Spotting the locals.
One of the main reasons to visit Tiritiri Matangi is to see rare New Zealand wildlife. Our islands have no native mammals, apart from bats and dolphins. So, our birds have developed to fill all sorts of niches. In this picture, you can see a Hihi - or Stichbird. I had never seen one in real life before my trip to Tiri. I was also very lucky to see the extremely rare and endangered Kokako - twice in fact on the day! Shame I couldn't get a decent picture!
- Hiking and Walking
- Family Travel
Some extensive grassy areas, especially along the highest parts of the island, were allowed to remain unforested to provide habitat for grassland species like the Takahe.
They also seem to provide favoured picnicing areas for day-trippers!
Forests now cover 60% of the island, providing habitat to most of the bird species.
Much of this forest is the result of extensive reforestation efforsts by volunteers some 20 yeears ago and is therefore still somewhat low and doesn't look completely natural.
Still it is already dense enough, and walking the trails through it is not only a good way to see most of the island's bird species but also to escape the heat during the day!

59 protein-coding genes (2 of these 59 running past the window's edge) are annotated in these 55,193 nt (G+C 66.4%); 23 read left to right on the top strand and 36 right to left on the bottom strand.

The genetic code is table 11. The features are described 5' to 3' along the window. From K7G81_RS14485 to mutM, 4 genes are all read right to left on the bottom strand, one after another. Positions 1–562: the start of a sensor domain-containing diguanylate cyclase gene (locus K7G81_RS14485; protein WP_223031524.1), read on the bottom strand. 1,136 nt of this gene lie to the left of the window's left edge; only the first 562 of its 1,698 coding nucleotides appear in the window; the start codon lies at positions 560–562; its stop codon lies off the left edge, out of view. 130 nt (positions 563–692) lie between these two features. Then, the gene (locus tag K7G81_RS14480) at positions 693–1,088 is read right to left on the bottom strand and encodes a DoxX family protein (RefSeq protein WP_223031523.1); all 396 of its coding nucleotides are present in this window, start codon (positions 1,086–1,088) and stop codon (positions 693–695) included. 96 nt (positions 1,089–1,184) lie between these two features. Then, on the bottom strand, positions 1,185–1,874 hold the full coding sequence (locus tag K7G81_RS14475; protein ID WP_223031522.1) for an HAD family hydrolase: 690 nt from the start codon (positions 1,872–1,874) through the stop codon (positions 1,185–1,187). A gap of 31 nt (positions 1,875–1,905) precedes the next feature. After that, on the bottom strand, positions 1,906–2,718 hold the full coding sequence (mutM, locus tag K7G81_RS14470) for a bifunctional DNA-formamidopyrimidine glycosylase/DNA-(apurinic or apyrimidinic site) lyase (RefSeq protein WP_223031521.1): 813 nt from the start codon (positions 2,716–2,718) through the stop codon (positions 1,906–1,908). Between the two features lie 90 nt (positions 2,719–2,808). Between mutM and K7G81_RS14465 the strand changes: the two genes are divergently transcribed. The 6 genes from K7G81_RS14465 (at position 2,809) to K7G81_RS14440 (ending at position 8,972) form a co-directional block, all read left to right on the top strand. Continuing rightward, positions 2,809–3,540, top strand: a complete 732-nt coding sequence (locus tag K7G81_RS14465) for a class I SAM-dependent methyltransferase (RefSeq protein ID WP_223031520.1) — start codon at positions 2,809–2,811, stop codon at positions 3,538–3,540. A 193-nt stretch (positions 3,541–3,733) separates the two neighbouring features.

Another very rare New Zealand endemic which has been reintroduced to Tiritiri, this shy, drab brown bird is resident and breeding at certain water-holes scattered on the island. It is usually seen resting under the vegetation at the water's edge. If you can't find any by yourself, the rangers and volunteers should know about their whereabouts.
This species has been introduced to New Zealand from Australia, and why it has been allowed to remain on Tiritiri is a bit of a mystery to me - I guess it was judged to be harmless.
In any case, while usually a shy species, this quail can sometimes be observed quite close-up on the roads of the island.
These beautiful birds are now very rare on the main islands of New Zealand, but have fared better on off-shore islands with no predators. They still had to be reintroduced to Tiritiri, and were in fact the first birds to be released here. There are now a fair number of them on the island, but tend to be quite shy. They can be seen on forest edges, and also at the water-trays if you sit around patiently in quiet.
New Zealand Pigeon
Anther endemic that has done relatively well on the mainland too, this large pigeon, like the Tui has actually survived on Tiritiri without having to be reintroduced.
Still, it is somewhat scarce and elusive on the island, and you will have to watch out for it!
It is usually seen quietly sitting under the dense canopy.
New Zealand Robin
This endemic species is still found in good numbers in forests even on the main islands of New Zealand, but some birds from the North Island subspecies have been reintroduced to Tiritiri all the same. They may not look like much in their drab gray feathers, but are still fun to encounter, as they are among the boldest of birds, often actually approaching people walking on the trails.